In those ways, do you feel like there are ways in which this show is better?
Well, I don’t know if it’s better, but I’m appreciating the story lines more. Also, I believe that the writers and the producers and the cast are very aware of the expectations we have on our show and the hype, whereas with Boy Meets World, we were in a bit of a bubble. There was no internet. We weren’t aware of the ripples.
So Mr. Feeny is coming back?
So am I to assume he’s playing an Obi-Wan–style ghost?
We were the ones who propagated the he’s-a-ghost theory.
Yes, you were. But it worked.
[Spoiler alert: We discuss when Mr. Feeny comes back and what he does. It's not too specific, but still. We will let you know when it's over.]
Well, you saw "Girl Meets Gravity," so you know he’s alive. It was just a moment because people were worried that Feeny was dead. He’s not dead, he appears two episodes in.
So, that was because of that ghost thing?
Well, I think the plan was always to use Bill [Daniels, the actor who plays Feeny] as much as he was willing to participate. We also see him two more episodes later, in "Girl Meets Pluto," when we actually go back to Feeny’s yard to rediscover something.
[Spoiler alert over!]
What does the idea of meeting the world mean to you?
I’d say for me personally, I can just give my honest opinion, it’s about growing and adapting to the world around you. It’s a complicated, weird, chaotic, stressful, unique, and fascinating world, and we’re all meeting it every day.
Cory needed to grow and learn and dream and try to do good. But the truth is, you never stop learning what the world is because you never know. Although, in "Girl Meets Secret of Life," which airs I think [epispde] two or three, we teach [what] the secret of life is.
Do you know what the secret of life is?
I am sorry for doing that. I hate when people do that to me. Anyways, it is: People change people. Your whole life is determined by the people who surround you, and how they guide you is what affects you, and it shouldn’t, but it does. That’s where your happiness comes from, that’s where your love and strength comes from.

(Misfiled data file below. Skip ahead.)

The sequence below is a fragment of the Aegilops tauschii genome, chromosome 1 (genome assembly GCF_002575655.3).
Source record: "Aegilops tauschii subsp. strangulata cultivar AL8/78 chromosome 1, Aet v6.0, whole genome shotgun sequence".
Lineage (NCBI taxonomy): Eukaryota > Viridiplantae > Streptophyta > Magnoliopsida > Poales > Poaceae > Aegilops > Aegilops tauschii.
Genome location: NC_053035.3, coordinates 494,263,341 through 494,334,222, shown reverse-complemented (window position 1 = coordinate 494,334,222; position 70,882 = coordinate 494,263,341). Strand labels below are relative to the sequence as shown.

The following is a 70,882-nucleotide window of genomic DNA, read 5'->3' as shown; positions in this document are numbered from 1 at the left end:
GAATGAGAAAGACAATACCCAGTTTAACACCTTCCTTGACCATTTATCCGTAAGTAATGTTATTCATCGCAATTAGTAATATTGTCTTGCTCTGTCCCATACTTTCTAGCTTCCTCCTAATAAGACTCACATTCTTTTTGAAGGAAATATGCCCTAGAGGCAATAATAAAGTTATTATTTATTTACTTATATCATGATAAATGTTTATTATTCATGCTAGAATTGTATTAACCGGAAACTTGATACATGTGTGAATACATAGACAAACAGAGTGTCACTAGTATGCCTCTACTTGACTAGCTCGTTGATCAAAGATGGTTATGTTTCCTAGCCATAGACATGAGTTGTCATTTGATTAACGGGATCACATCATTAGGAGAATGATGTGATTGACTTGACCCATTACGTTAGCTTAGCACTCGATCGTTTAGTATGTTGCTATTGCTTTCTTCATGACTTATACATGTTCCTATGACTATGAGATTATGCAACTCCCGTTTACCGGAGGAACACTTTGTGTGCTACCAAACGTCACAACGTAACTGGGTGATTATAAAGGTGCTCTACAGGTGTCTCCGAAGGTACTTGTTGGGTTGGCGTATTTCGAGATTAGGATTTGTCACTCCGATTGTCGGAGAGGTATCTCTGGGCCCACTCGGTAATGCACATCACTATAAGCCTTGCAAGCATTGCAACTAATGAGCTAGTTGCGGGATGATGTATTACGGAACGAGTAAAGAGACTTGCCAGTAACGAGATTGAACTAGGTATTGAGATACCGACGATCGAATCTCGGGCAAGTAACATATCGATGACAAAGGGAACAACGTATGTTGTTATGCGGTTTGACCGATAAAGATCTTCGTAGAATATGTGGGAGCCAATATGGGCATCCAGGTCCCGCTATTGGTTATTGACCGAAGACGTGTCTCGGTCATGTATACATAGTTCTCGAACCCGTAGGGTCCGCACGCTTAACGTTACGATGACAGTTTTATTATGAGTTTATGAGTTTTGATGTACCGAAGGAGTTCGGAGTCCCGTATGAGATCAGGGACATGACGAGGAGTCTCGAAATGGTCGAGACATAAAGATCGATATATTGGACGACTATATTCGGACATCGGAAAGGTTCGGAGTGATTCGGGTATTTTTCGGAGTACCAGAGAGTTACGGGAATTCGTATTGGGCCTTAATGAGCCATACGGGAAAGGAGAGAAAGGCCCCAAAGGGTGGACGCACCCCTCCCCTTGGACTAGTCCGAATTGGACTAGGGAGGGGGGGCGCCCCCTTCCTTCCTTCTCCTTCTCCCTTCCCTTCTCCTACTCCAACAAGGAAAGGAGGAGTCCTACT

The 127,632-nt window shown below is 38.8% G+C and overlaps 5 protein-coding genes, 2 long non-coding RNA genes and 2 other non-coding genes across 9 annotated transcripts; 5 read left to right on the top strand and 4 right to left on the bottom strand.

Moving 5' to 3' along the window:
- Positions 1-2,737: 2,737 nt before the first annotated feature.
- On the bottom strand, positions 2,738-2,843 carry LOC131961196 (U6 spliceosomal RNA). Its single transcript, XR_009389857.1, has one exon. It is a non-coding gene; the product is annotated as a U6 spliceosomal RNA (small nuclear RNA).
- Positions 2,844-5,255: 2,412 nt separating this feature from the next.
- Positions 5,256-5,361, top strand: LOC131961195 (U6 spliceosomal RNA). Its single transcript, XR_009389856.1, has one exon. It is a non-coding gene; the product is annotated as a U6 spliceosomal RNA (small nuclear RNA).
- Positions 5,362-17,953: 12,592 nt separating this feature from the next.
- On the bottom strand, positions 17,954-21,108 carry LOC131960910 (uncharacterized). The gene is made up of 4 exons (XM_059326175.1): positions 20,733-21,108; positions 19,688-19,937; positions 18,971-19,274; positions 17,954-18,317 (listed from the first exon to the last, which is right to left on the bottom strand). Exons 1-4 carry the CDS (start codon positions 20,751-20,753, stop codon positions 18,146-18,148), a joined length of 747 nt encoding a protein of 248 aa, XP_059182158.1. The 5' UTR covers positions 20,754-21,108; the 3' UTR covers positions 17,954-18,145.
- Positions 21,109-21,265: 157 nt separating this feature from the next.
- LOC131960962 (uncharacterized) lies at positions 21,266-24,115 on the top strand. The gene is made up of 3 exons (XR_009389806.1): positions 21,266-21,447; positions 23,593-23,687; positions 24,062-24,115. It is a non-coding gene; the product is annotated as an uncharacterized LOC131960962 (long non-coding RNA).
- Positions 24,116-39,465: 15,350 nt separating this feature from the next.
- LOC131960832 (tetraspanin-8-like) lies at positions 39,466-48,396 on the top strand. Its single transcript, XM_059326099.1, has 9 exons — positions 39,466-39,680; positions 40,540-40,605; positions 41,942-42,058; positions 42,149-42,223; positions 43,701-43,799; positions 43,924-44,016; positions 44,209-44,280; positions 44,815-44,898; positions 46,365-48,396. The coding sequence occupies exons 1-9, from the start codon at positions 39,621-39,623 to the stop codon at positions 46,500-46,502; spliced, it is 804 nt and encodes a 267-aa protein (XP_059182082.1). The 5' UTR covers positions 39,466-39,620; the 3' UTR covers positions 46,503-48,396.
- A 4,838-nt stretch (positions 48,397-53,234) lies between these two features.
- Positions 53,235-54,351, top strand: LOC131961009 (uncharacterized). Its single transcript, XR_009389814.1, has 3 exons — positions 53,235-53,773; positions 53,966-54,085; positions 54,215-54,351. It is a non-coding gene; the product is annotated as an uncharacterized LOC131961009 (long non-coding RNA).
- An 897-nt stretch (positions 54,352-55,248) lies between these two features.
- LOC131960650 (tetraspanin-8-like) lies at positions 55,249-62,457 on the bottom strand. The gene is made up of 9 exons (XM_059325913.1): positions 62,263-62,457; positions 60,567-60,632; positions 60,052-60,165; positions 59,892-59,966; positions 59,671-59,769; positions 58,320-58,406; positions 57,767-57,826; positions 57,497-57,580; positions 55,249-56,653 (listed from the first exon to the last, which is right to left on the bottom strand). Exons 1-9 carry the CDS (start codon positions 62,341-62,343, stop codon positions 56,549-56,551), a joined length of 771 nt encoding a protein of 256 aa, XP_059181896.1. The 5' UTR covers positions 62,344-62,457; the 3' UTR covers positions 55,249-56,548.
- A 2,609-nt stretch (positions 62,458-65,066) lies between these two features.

I wanted to ask you about what I think is the best Boy Meets World episode, “Heartbreak Cory.”
The ski lodge episode?
Yeah, the ski lodge episode.
You know, these things are done in a little bubble and we aren’t aware of the ripple effect that they’ll have. Like when you are writing a story, for example, you’re writing a story that you are thinking about and you try really hard, and you push send, and then you move on to the next story, and then 15 years later, someone says, “Do you realize when you were writing that story …” and you’re like, “Well, I was committed to that story, but I didn’t know the ramifications.” That is how it was. We are doing this show, there are lines, we are making the jokes, and like, yeah, there is a kissing thing, but that was the job that week, and then we pushed send and moved on to the next episode. I remember the episode, of course. I remember every episode vividly.
That’s interesting. I think the younger version of me would be bummed, like, “Oh no, he doesn’t remember how important it was,” but now I totally get it. As a creative person, you’re doing it because you like creating things.
You’re not sitting there patting yourself on the back. I was talking to Michael Jacobs [Boys Meets World and Girl Meets World co-creator], and I said, “Are you happy?” and he was like, “If I’m happy, there’s no more show.” Because writers, creative people, are tortured by the constant need to create. So you say to anyone, “Don’t you feel good? You clenched your career, you won an Oscar. What’s next?”
You shouldn’t be doing it to win an Oscar; you should be doing it to do it.
That’s why the people who win Oscars win Oscars, and the people that want to win Oscars don’t. (Occasionally, one will slip through.) Like I know a kid who really, really wants to be successful in Hollywood. But that’s his problem: He wants to be a famous, important person in Hollywood. He has no passion for anything other than to be at parties and rub elbows with celebrities. “I want to be famous” is not gonna work. “I want to tell a great story,” “I want to make people laugh,” “I want to do fart jokes” — at least that’s something.
So, you have Girl Meets World. Do you think this is your Before Sunrise, that eventually this will have its seven-year run and in another 15 years after that, you’ll be playing the grandfather in Cyborg Meets World?
I don’t know. I get nervous if I start to think like that because I’m just in the moment. We’ll take this ride for as long as it goes, and we’ll see what comes next. I definitely want to continue directing, I want to continue producing. I really do like working in the vehicle of kids television, because there was a phase of sitcom TV which was just snark. And I hate snark. It doesn’t inspire people. I want to make TV that makes people laugh. Networks were trying to be edgy, and it wasn’t good. It didn’t work. People — networks and everyone — have to just accept themselves for who they are, and then they can be great.